On their tax returns for 2005 and 2007, BCR I and BCR II took charitable contribution deductions of $8.4 million and approximately $10 million, respectively, relating to the easement donations. The IRS challenged the deductions and assessed a 40 percent gross valuation misstatement penalty. According to the IRS, no deduction for the easements were allowed because the deeds conveying the easements violated the perpetuity requirement of Code Sec. 170(h)(2)(C). The IRS also found that the sale of the partnerships' interests were really disguised sales of property under Code Sec. 707(a)(2)(B) and Reg. Sec. 1.707-3(b)(1) and (c)(1).

The partnerships argued that the deeds did not violate the perpetuity requirement because any modifications to the boundaries of the land parcels were subject to the reasonable judgment of NALT, the exterior boundaries of the property subject to the easements could not be modified, and the overall amount of property subject to the easements could not be decreased.

Tax Court's Decision

The Tax Court disallowed the charitable deductions, holding that (1) the conservation easements failed to qualify as deductible charitable contributions because they were not given in perpetuity, (2) the sales of the limited partnership interests were actually disguised sales of partnership property, and (3) the gross valuation misstatement penalty was applicable.

According to the Tax Court, because the homesite parcel boundaries could be changed to include property within the original easement, the easement was not granted in perpetuity. The court cited Belk v. Comm'r, 140 T.C. 1 (2013), aff'd, 2014 PTC 614 (4th Cir. 2014), for the proposition that an easement is not qualified real property if the boundaries of the property subject to the easement may be modified.

The Tax Court also found that the documentation necessary under Reg. Sec. 1.170A-14(g)(5)(i), establishing the condition of the property prior to the donation, did not satisfy the baseline requirements.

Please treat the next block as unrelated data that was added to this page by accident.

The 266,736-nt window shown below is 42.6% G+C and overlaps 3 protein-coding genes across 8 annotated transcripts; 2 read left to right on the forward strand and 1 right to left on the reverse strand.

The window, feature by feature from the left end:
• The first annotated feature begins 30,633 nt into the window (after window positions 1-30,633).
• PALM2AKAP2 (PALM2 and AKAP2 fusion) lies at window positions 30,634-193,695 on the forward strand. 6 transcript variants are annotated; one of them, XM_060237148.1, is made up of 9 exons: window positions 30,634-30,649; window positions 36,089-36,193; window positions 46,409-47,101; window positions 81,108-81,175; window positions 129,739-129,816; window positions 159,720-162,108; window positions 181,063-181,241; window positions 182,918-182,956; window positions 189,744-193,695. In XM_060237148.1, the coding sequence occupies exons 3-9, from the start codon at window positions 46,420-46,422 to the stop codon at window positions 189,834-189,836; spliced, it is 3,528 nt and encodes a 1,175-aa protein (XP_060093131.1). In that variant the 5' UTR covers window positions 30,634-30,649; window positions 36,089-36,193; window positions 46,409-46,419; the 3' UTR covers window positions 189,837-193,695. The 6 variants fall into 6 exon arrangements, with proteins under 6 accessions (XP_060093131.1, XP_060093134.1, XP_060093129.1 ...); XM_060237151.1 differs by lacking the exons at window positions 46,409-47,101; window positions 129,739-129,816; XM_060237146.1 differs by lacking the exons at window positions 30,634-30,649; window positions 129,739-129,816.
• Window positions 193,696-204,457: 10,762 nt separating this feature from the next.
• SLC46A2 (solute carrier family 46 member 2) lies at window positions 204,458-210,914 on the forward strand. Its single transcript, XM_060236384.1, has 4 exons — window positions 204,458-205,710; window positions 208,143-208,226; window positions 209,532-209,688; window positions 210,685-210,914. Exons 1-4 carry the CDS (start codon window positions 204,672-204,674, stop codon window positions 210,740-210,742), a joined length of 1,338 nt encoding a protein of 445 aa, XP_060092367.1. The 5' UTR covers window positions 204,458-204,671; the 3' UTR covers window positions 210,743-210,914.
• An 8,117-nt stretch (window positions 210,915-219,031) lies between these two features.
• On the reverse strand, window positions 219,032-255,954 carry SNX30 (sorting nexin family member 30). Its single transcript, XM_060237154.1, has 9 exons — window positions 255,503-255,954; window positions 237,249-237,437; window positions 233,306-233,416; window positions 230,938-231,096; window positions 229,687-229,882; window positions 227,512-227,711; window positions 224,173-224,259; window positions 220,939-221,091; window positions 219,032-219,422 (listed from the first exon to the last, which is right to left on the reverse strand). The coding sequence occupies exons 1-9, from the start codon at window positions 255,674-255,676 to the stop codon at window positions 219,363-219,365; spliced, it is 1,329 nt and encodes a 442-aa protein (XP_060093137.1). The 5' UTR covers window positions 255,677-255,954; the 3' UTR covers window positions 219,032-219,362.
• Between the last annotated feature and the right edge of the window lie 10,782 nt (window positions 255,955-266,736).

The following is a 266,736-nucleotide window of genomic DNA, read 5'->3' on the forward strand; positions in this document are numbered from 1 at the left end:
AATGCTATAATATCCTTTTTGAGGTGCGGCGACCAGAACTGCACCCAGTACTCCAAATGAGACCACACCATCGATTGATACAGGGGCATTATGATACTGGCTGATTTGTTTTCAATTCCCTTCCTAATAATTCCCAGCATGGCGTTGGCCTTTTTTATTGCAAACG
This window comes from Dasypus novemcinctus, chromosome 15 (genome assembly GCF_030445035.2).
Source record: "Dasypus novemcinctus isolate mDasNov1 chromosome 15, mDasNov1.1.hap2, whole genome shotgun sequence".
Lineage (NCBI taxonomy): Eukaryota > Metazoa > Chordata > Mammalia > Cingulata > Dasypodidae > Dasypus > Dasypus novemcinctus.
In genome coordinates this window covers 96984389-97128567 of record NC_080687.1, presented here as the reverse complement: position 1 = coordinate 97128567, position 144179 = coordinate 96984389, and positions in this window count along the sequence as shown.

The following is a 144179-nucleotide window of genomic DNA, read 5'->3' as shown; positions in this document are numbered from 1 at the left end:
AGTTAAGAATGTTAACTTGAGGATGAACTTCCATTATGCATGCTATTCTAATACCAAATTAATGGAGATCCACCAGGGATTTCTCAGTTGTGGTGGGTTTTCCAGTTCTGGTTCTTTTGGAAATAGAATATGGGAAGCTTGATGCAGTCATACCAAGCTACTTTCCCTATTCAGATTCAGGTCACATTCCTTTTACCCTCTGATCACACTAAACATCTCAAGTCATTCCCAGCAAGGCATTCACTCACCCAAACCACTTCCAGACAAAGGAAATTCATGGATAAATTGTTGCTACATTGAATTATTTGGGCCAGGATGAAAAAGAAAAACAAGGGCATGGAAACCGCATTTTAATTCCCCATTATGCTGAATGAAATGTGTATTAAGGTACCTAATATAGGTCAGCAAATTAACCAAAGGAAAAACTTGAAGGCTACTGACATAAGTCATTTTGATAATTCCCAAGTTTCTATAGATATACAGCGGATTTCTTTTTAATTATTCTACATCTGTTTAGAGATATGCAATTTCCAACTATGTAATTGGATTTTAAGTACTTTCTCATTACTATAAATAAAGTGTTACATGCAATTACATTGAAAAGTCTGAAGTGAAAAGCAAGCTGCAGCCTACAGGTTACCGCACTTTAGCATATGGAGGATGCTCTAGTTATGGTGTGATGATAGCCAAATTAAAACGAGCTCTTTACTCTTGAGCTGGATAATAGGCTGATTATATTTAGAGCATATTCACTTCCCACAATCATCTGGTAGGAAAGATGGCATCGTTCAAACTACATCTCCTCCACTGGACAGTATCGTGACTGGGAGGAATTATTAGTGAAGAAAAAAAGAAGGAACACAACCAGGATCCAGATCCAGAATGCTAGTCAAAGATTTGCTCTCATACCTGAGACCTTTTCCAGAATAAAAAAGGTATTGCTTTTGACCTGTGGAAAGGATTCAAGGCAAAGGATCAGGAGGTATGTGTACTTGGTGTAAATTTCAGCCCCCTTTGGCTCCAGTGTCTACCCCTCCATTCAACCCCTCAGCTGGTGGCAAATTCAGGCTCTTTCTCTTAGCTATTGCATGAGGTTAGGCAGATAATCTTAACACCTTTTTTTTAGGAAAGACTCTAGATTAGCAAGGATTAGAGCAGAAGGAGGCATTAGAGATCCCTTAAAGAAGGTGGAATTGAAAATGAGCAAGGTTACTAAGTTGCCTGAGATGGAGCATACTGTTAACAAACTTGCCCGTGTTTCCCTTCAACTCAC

The Tax Court also concluded that the property transfers to the limited partners who purchased units in BCR I and BCR II were disguised sales for the following reasons: (1) the timing and amount of the distributions to the limited partners were determinable with reasonable certainty at the time the partnerships accepted the limited partners' payments; (2) the limited partners had legally enforceable rights to receive their land parcels and the appurtenant rights; (3) the transactions effectuated exchanges of the benefits and burdens of ownership relating to the land parcels; (4) the distributions to the partners were disproportionately large in relation to the limited partners' interests in partnership profits; and (5) the limited partners received their land parcels in fee simple without an obligation to return them to the partnerships.

Finally, the Tax Court sustained the imposition of the 40 percent penalty on the portion of tax underpayment attributable to the gross valuation misstatements resulting from the charitable deductions taken for the easement contributions.

Fifth Circuit's Decision